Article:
Monday, October 10, 2011

The voodoo of finding cool stuff, of keeping it, of letting it go.

I'm going to Portland with one of my two lovely kids next month, and I don't want to miss a thing.

Let's do some math, shall we?

I'm not made of money + I'm going on vacation and I intend to have a crapton of fun + I know how to make extra money vis a vis my mad skills on the eBay = problem solved.

The head she spins, what with all the math.

I'll provide a bit of backstory, for those of you who don't know.

But first I'll do a bit of self-disclosure.

Here's the cool thing about going to thrift stores. I show you a tiny corner of my bedroom, and I know exactly where I found every element.

I found the two 1950s Turner prints at an estate sale for almost nothing (think: less than $20). The vintage metal laundry basket, the wood nymph and the decorative thing that's on the hand was procured at Linda's Boutique (a diamond in the rough place here in Denver I'll blog about later) for a total of about $40. The hand that holds the nymph and the who-knows-what-to-call-it thing was found at an ARC thrift store for 2.99.

I've realized that I enjoy collecting body parts. But not in a bad way.

It's interesting, the items with which we choose to surround ourselves.

Long and short, just like everyone, I do love my surroundings.

Here's another shot of my bedroom. I love the 9.99 Goodwill chair. The 2.99 chalkboard. The doll my friend Shawn made, which is such a piece of art, sitting on its shelf. In short, everything in this corner is so comfortable, and each thing had been put to good use before it found me.

Everything in my room was affordable.

And totally cool.

But it's not all about the cheap. We'll get back to that later.

I used to paint my walls white, and I was in love with all things retail.

My treasure hunting started when I bought a bunch of cheap, completely cool original art on eBay about a decade ago, when my now-ex-husband and I decided to color up our upstairs and go from eggshell to sage.

It was a big change, in many ways.

After we were done painting, I didn't want to put the same old worn-out framed prints and copies of real art on the walls.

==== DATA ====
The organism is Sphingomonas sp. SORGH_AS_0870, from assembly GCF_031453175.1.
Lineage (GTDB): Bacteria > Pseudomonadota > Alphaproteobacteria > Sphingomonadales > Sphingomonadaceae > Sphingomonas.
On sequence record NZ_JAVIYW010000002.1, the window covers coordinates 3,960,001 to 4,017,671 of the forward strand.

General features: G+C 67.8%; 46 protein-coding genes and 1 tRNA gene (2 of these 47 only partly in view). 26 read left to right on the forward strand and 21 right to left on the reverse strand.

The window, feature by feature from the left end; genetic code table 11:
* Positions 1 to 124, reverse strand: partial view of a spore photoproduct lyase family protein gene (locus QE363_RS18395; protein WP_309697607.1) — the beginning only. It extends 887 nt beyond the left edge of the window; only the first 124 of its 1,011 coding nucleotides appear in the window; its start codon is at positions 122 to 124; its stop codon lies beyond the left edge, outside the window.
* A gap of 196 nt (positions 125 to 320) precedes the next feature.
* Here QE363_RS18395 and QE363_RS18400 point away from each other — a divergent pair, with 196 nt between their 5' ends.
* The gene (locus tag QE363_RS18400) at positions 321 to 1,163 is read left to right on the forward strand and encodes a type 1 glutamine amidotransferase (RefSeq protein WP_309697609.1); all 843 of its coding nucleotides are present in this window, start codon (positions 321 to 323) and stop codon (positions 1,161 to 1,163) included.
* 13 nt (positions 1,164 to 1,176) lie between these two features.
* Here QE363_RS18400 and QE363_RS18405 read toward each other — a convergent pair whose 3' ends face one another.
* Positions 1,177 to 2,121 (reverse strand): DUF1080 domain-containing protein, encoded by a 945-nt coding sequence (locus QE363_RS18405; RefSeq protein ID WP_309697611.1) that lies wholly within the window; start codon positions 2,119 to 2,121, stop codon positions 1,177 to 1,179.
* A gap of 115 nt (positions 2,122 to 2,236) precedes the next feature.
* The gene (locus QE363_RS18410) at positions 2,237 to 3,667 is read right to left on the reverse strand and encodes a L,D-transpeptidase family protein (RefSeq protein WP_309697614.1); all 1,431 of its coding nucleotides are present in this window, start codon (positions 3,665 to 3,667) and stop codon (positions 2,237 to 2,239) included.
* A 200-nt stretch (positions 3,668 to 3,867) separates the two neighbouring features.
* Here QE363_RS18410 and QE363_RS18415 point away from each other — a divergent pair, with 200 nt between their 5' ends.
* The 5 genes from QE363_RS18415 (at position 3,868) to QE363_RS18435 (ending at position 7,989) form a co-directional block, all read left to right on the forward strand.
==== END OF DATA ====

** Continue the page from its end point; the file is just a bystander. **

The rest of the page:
That odd original art procurement got me to thinking. If other people sold stuff on eBay, why couldn't I sell stuff on eBay?

So I started to go to garage sales and thrift stores. I found a very cool deco mirror for $10 at a garage sale, did a bit of research, and realized I might have found something.

I created an account on eBay, slapped the deco mirror up for sale, just because I'd learned that other people did it all the time, and sold that mirror that I bought for $10 for $130 to someone in Florida.

I was hooked.

Prior to that point, I thought thrift stores were for the toothless and smelly. I thought I was lowering myself in some psychosocial way to succumb to the tyranny of thrift.

I was so very wrong.

Since then, I've decorated my house by finding stuff other people have used and discarded.

I've changed my way of thinking about so many things.

And I've also experienced an amazing learning curve when it comes to what other people collect.

I've taken full advantage.

Just like the blog lately, I've taken a break from the eBay.

But I'm going on vacation next month, and I want to have fun.

Christmas is coming, and I want to do the gifting thing some justice, at least when it comes to lift tickets for my kids.

I think I've found a time-tested way.

I've found a whole lot of treasures that I've chosen to keep, and I've found many items that are conspicuous in their value to others.

Ergo, a bit of a money stream.

So I'm financing Portland solely on what I've found that I've had little incentive to list lately, for one reason or another.

The incentives have changed lately.

Voodoo Donuts.


The coast.

Le Happy.

Time with Mike and Miriam and Sage, of which I intend to take full advantage.

So I'm back in the game.

And when I find what I find, what I sell - everybody gets what they want.

When it comes to making things happen, sometimes taking advantage of what you know - the retention, the giving away - doesn't have a down-side.

I've accumulated a nice chunk of change this past month or so, just by going through my inventory, simply by realizing what I don't need that someone else might want.

Voodoo Donuts, here we come.

No comments:

Post a Comment